I am familiar with the standard lens/filter system often used - the UV-Nikkor 105mm f/4.5s lens, what I am wondering is if there are cheaper alternatives to this standard (which I believe is also discontinued?). Is it possible to be able to obtain such equipment for less than say US $500?

  • 2
    \$\begingroup\$ Those photos look like someone vomited rainbows! Bizarre effect! \$\endgroup\$
    – NULLZ
    Jun 18, 2013 at 1:55
  • \$\begingroup\$ +1 for the vomiting rainbows comment! It is very bizarre to think that this is how some species see the world. \$\endgroup\$
    – user20509
    Jun 18, 2013 at 9:21
  • \$\begingroup\$ Reflected UV in which spectral band? \$\endgroup\$
    – G M
    Oct 2, 2013 at 13:33

3 Answers 3


The problem with UV photography is that standard optical glass filters out UV light, so lens designers have to turn to more exotic formulations such as phosphate glass, or other materials such as quartz. This fact combined with the very low production volumes are not a good recipe for cheap lenses.

I can't answer with a hundred percent certainty, but the only UV lens I know of in production is the Coastal Optics UV/vis/IR 60mm macro lens which sells new for $4500, and the only other lenses I know of in the used market were by Zeiss and Rodenstock. And I'm afraid you don't often hear the phrase "rare Zeiss lens" or "rare Rodenstock lens" in the same sentance as "under $500"...


You can rent the Coastal Optics UV-vis-IR lens from lensrentals.com for three weeks for $531

  • \$\begingroup\$ Thank you for this, I had a feeling that this would be the case. It is understandable though, quartz and fluorite lenses would be more expensive. I have had published research that indeed shows the usual glass attenuates UV severely, particularly below about 360nm. \$\endgroup\$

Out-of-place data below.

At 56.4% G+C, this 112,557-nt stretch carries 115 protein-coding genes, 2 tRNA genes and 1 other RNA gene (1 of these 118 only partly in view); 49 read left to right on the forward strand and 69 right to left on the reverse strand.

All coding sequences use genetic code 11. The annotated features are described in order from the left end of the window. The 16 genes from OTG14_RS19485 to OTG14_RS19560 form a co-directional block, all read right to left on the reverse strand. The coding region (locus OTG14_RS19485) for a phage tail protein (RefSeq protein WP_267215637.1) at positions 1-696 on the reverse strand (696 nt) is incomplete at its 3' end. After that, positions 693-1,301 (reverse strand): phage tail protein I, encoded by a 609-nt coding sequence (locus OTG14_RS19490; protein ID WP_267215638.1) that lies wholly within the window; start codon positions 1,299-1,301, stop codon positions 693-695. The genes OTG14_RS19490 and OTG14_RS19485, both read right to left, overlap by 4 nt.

– user20509
    Jun 17, 2013 at 8:51

You can use EL-Nikkor lenses (can be had quite cheaply on eBay) for UV photography.

Hope it is okay if I plug my own site here, as I recently wrote a guide about the equipment and technique I use for UV / multispectral photography: Vis UV IR flower photography guide.

Also check out Dr. Klaus Schmitt's Photography of the invisible world website for more info on UV photography (including using cheaper non-quartz lenses).

  • \$\begingroup\$ Thank you for the sites, they are both very relevant - your site is nice and detailed. \$\endgroup\$
    – user20509
    Jun 22, 2013 at 21:46
  • \$\begingroup\$ The image in my avatar is a UV image of the sun (more likely the noise surrounding the central image). \$\endgroup\$
    – user20509
    Jun 24, 2013 at 14:47

Yes, certainly there are quite a few capable lenses for UV work without having to spend $$$$. I have done research on that for years, which may be found on my BLOG uvir.eu and there is a thread summarizing it here: http://photographyoftheinvisibleworld.blogspot.com/2011/01/uv-lenses-tested-good-for-uv.html some of them reaching down to 320nm, more than sufficient for UV flower work as UV nectar patterns usually get visible between 350-380nm.

Bidens VIS-UV

  • \$\begingroup\$ Can you summarize, briefly, some inexpensive UV lens options from your blog article? That would make this answer much better for people seeking UV lenses. \$\endgroup\$
    – scottbb
    Aug 10, 2016 at 20:16

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